Making Choices CAMPAIGN '92

November 01, 1992|By MICHAEL HILL

Those people who will undoubtedly confront you on Tuesday with printed ballots as you walk into the polls are remnants of an earlier era, that, like all earlier eras, seems so simple, maybe even kinder and gentler.

Back then, the top-of-the-ticket voting orders came from the national political parties. They filtered down to the state level and finally the local operatives -- political clubs, unions and such -- gaining additional commands along the way.

The final result was a printed ballot containing the names of the approved candidates. It marched out to the cadence of walking-around money and made its way into the hands of voters who, except on rare occasions, followed its instructions. Clean, neat, simple. No thinking required. Someone else did that for you.

Today, it almost seems like an insult when someone hands you one of those ballots, as if a list of names on a piece of paper given to you a few seconds before entering the voting booth should have any effect on your choices. Hey, you're an intelligent person, you've been following this stuff, you've already made up your mind by the time you get to the polling place.

But consider the fact that some analysts blame our gridlock government on the fact that a similarly disciplined structure in Congress broke down in the reform-mined post-Watergate class legislators.

They don't listen to their leadership like they used to. Maybe they vote their consciences, maybe they vote in their district's best interest, maybe for the good of their country, maybe to get more PAC money, or maybe -- and here's where a lot of the smart money lands -- to get re-elected next year. Whatever, they don't do what they are told, they come back to their homes telling voters how they fought for you against all those Washington bigwigs, and nothing gets done.

The problem is that, like always, the downside of freedom is responsibility. If we as voters join our congressional representatives in no longer entrusting our selections to the political hierarchy, then we have a duty to make our own choices as informed as possible.

So, in place of the Sneedward Democratic Club's official ballot, you get a Voter's Guide. Obviously, a few paragraphs in a guide like this is not an appropriate place to learn everything a voter needs to know on Tuesday. But it does help with another part of freedom's underbelly -- confusion.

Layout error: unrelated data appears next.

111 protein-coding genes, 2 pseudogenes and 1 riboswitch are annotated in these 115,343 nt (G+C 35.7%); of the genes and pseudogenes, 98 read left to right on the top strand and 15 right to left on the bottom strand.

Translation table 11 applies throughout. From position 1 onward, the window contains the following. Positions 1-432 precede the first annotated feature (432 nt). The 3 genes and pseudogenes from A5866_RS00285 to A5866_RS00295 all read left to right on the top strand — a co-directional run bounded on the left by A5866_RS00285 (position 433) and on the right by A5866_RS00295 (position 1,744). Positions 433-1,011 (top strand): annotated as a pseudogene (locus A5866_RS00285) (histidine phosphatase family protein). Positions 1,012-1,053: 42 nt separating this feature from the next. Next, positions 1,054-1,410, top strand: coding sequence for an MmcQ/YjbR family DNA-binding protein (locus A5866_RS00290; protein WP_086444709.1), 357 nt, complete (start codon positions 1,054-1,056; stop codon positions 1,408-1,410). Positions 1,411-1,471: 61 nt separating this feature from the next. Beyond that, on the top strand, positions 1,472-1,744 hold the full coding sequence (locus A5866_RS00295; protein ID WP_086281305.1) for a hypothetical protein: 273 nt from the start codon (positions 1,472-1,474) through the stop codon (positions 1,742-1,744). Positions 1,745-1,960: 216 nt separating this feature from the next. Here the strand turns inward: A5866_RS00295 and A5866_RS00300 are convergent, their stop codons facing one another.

It is easy when facing that voting machine to have trouble remembering exactly who is who and what is what in the bewildering array of small print in front of you. Was that Question F or Proposition 6 you were for? Or maybe it was an amendment of some sort.

Moreover, these capsule descriptions make a good program for following the Tuesday night fights. When the results come tumbling in from some far-flung district, you can make a quick check to see who's on first and what's going on in the Second.

There is another very useful function to boiling down political candidates to brief descriptions. In general, the essence of who they are and what they stand for is what remains after such a distillation.

All too often that essence can be lost in the daily hubbub of the campaign. In fact, all too often campaigns are designed to provide such camouflage, hiding a candidate's actual beliefs behind a broadside of mud or a flurry of fluff. One paragraph on a candidate can give you a quick pre-election reality check.

An overview can also provide a picture of the election's terrain that is hard to see when the daily campaign coverage is focused on individual bits of topography. And that might reveal that the geopolitical contours of this race are not necessarily those sculpted into conventional wisdom by the gaggle of pundits who have been clogging the airwaves and op-ed pages.

Consider, for instance, that this is supposed to be both The Year of the Woman and The Year of the Non-Incumbent. Then look at the situation in Maryland. The only incumbent who has been defeated is a woman -- that would be Beverly B. Byron who lost in the Democratic primary as she was seeking her eighth term in the House representing the state's 6th District. Go figure.

As for the non-incumbent stuff, it appears that the only other congressional incumbent to lose will be Tom McMillen or Wayne T. Gilchrest. And that's because they are running against each ++ other. In all the other races, conventional wisdom tells us that the incumbents are headed back to Washington, where once again they will fight against the Washington establishment that's messing everything up. But remember that conventional wisdom has taken something of a beating this year.

It seems like only yesterday that George Bush's return trip to the White House was a stroll across the desert sands. Democrats were fleeing from the presidential race like it was the Titanic and a big iceberg was looming ahead. They made the mistake of listening to conventional wisdom.

Of course, it was only yesterday that Bill Clinton's victory was assured, the only question the size of his mandate, that Mr. Bush was failing to connect with voters and that Ross Perot was just a loony egotistical quitter. That's conventional wisdom. It's got to be right. Doesn't it?

It's getting too confusing. Where's that guy with the ballot?

Doesn't it tell me who to vote for?

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